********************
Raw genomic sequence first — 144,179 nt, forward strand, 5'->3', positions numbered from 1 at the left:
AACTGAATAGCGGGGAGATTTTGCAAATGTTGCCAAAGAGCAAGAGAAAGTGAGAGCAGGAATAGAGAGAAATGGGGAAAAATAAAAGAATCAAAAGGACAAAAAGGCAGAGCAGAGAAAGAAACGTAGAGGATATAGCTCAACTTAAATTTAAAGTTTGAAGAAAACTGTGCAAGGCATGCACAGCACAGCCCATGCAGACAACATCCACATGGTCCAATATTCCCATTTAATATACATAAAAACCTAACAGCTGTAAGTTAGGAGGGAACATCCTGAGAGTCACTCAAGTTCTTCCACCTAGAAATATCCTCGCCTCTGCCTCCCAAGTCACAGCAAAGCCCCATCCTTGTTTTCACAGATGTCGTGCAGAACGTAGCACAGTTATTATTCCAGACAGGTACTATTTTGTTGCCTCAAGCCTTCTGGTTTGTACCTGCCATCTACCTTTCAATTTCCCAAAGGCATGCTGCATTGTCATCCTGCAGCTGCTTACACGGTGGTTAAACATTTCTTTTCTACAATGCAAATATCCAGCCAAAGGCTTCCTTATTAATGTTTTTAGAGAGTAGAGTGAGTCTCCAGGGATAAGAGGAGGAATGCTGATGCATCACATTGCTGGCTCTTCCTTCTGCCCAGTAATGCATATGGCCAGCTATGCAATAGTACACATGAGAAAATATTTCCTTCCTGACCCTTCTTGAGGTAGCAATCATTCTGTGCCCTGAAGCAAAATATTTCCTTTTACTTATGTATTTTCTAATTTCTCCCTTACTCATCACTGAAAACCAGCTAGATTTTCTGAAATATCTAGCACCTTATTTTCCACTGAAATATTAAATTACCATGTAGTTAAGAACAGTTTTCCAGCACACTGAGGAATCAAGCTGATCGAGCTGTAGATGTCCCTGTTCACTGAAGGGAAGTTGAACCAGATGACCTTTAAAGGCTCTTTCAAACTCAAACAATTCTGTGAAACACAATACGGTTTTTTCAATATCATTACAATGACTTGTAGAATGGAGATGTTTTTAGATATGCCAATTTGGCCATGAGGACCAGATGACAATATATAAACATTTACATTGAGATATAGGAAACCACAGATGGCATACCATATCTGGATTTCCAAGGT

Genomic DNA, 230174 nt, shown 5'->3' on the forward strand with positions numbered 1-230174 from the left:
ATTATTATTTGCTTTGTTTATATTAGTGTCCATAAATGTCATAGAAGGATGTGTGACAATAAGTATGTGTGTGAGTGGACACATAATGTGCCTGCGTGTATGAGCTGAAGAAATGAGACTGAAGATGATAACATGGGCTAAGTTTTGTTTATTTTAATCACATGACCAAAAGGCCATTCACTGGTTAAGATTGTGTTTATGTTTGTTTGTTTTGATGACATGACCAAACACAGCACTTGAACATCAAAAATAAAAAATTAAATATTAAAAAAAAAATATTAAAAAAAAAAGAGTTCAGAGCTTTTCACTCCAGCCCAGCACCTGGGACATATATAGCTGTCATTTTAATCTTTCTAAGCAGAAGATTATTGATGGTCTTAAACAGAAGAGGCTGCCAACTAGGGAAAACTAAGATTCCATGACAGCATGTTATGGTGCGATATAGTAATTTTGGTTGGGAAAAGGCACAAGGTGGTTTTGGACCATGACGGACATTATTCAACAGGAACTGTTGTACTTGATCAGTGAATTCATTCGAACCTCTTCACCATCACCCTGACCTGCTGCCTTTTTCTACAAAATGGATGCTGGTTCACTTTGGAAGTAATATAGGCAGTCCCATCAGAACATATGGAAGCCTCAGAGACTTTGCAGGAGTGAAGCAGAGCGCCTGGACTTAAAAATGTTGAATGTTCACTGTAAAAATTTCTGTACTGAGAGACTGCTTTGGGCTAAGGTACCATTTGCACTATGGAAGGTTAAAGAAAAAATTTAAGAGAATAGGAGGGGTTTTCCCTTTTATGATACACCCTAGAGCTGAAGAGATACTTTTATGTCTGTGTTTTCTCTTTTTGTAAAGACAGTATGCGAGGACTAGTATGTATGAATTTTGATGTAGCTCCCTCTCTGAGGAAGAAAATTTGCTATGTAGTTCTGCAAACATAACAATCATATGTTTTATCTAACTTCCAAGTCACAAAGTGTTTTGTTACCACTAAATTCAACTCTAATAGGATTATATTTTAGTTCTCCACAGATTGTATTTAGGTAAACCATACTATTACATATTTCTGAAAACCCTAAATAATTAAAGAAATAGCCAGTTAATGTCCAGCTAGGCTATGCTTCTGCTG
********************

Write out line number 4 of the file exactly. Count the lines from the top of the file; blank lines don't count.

ATTATTATTTGCTTTGTTTATATTAGTGTCCATAAATGTCATAGAAGGATGTGTGACAATAAGTATGTGTGTGAGTGGACACATAATGTGCCTGCGTGTATGAGCTGAAGAAATGAGACTGAAGATGATAACATGGGCTAAGTTTTGTTTATTTTAATCACATGACCAAAAGGCCATTCACTGGTTAAGATTGTGTTTATGTTTGTTTGTTTTGATGACATGACCAAACACAGCACTTGAACATCAAAAATAAAAAATTAAATATTAAAAAAAAAATATTAAAAAAAAAAGAGTTCAGAGCTTTTCACTCCAGCCCAGCACCTGGGACATATATAGCTGTCATTTTAATCTTTCTAAGCAGAAGATTATTGATGGTCTTAAACAGAAGAGGCTGCCAACTAGGGAAAACTAAGATTCCATGACAGCATGTTATGGTGCGATATAGTAATTTTGGTTGGGAAAAGGCACAAGGTGGTTTTGGACCATGACGGACATTATTCAACAGGAACTGTTGTACTTGATCAGTGAATTCATTCGAACCTCTTCACCATCACCCTGACCTGCTGCCTTTTTCTACAAAATGGATGCTGGTTCACTTTGGAAGTAATATAGGCAGTCCCATCAGAACATATGGAAGCCTCAGAGACTTTGCAGGAGTGAAGCAGAGCGCCTGGACTTAAAAATGTTGAATGTTCACTGTAAAAATTTCTGTACTGAGAGACTGCTTTGGGCTAAGGTACCATTTGCACTATGGAAGGTTAAAGAAAAAATTTAAGAGAATAGGAGGGGTTTTCCCTTTTATGATACACCCTAGAGCTGAAGAGATACTTTTATGTCTGTGTTTTCTCTTTTTGTAAAGACAGTATGCGAGGACTAGTATGTATGAATTTTGATGTAGCTCCCTCTCTGAGGAAGAAAATTTGCTATGTAGTTCTGCAAACATAACAATCATATGTTTTATCTAACTTCCAAGTCACAAAGTGTTTTGTTACCACTAAATTCAACTCTAATAGGATTATATTTTAGTTCTCCACAGATTGTATTTAGGTAAACCATACTATTACATATTTCTGAAAACCCTAAATAATTAAAGAAATAGCCAGTTAATGTCCAGCTAGGCTATGCTTCTGCTG